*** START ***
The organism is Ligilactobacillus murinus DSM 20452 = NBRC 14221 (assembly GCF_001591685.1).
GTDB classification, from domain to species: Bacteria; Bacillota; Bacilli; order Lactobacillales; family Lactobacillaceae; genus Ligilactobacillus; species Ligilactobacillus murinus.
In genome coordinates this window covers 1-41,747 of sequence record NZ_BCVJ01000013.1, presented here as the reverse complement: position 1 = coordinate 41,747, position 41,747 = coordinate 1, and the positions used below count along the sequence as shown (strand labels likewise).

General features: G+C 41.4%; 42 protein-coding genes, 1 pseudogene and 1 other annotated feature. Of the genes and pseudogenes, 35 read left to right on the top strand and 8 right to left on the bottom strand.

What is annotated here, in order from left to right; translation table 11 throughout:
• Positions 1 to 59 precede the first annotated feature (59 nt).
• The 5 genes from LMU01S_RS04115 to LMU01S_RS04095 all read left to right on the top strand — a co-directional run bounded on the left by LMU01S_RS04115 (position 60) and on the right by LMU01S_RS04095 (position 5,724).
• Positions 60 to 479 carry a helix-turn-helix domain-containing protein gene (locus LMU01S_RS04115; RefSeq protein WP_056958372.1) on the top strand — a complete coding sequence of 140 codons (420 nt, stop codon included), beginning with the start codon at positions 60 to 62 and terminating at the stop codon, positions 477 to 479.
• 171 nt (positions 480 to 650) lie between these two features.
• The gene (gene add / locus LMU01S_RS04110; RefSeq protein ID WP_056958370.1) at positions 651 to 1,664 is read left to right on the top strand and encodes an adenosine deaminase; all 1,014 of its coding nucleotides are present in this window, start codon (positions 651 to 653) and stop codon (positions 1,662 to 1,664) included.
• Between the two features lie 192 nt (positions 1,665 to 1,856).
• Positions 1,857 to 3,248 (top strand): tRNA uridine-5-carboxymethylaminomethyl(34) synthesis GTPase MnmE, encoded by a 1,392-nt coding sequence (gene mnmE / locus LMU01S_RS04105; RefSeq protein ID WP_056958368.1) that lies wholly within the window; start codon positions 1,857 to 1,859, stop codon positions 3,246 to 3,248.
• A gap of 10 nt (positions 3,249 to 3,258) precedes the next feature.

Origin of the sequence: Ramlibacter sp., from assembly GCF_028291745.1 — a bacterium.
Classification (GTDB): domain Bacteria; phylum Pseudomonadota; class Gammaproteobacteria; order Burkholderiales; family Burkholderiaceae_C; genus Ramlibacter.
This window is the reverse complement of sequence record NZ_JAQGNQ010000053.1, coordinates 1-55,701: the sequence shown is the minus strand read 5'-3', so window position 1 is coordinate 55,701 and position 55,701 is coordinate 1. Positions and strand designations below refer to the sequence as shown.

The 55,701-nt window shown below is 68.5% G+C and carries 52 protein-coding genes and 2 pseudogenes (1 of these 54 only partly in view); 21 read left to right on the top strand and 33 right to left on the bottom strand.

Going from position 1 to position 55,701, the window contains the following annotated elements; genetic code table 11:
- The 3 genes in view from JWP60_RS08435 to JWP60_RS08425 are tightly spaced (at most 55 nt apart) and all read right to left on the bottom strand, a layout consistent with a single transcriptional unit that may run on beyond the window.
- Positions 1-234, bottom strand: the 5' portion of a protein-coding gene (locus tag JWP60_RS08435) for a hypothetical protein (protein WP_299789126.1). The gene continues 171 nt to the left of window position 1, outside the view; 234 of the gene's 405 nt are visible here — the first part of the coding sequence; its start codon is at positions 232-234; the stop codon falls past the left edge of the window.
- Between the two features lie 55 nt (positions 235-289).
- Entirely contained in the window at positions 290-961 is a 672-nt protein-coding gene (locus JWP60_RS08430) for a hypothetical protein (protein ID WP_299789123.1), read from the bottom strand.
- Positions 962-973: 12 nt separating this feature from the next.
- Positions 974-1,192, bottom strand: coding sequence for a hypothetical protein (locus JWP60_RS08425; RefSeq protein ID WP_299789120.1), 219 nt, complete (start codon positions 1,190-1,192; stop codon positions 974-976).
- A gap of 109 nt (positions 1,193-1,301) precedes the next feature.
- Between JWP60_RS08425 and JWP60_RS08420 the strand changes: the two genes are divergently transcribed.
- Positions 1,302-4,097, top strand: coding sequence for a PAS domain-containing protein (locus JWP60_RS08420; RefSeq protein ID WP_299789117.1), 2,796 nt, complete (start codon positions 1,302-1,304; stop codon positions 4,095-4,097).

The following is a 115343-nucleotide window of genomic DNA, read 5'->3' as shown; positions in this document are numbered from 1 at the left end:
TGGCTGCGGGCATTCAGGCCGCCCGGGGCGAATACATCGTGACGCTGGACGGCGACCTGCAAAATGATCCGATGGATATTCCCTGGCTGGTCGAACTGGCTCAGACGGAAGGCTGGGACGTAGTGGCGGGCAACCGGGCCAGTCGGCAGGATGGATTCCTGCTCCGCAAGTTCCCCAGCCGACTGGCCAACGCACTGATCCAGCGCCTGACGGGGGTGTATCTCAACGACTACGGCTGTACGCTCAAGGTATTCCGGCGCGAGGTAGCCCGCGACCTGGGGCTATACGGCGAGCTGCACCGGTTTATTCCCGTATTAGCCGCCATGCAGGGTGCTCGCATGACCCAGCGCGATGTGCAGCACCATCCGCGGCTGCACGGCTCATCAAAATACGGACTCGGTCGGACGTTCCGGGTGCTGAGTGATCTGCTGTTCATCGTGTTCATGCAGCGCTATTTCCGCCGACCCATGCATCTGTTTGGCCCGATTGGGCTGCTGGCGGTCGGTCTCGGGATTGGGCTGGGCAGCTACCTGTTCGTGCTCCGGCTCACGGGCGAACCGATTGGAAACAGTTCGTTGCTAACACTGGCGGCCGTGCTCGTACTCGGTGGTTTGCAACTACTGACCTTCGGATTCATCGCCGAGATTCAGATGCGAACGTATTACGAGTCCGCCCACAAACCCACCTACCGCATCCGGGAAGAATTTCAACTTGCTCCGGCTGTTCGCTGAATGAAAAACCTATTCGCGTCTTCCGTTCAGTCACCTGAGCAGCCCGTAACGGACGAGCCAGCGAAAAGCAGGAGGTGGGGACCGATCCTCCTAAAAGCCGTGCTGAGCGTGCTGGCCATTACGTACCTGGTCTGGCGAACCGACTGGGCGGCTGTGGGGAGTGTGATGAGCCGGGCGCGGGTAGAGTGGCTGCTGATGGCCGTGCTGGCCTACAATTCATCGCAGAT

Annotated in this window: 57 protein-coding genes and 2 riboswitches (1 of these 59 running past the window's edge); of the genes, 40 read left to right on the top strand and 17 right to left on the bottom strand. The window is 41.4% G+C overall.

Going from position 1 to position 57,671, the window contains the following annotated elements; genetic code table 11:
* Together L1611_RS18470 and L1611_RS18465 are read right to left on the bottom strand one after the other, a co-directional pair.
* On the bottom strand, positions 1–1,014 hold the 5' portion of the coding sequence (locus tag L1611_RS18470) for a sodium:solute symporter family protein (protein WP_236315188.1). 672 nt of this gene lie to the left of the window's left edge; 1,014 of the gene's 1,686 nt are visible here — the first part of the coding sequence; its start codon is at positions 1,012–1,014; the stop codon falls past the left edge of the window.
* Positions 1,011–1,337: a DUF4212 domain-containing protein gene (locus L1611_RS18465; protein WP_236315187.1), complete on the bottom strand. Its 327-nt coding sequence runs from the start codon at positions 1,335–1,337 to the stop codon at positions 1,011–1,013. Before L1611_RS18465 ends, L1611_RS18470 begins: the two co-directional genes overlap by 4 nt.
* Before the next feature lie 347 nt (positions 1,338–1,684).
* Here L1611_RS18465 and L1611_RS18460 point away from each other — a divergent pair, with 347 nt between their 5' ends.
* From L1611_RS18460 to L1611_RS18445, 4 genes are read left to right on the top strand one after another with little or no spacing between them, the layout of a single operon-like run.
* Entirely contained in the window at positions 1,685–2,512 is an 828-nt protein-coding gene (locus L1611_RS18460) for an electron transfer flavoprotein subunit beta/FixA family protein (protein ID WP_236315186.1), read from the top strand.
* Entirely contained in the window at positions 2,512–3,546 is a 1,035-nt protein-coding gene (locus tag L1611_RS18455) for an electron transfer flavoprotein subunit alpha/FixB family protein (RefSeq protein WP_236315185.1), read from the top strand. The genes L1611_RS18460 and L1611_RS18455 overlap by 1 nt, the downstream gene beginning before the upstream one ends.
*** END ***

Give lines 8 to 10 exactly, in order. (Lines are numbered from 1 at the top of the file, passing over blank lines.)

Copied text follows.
• Positions 60 to 479 carry a helix-turn-helix domain-containing protein gene (locus LMU01S_RS04115; RefSeq protein WP_056958372.1) on the top strand — a complete coding sequence of 140 codons (420 nt, stop codon included), beginning with the start codon at positions 60 to 62 and terminating at the stop codon, positions 477 to 479.
• 171 nt (positions 480 to 650) lie between these two features.
• The gene (gene add / locus LMU01S_RS04110; RefSeq protein ID WP_056958370.1) at positions 651 to 1,664 is read left to right on the top strand and encodes an adenosine deaminase; all 1,014 of its coding nucleotides are present in this window, start codon (positions 651 to 653) and stop codon (positions 1,662 to 1,664) included.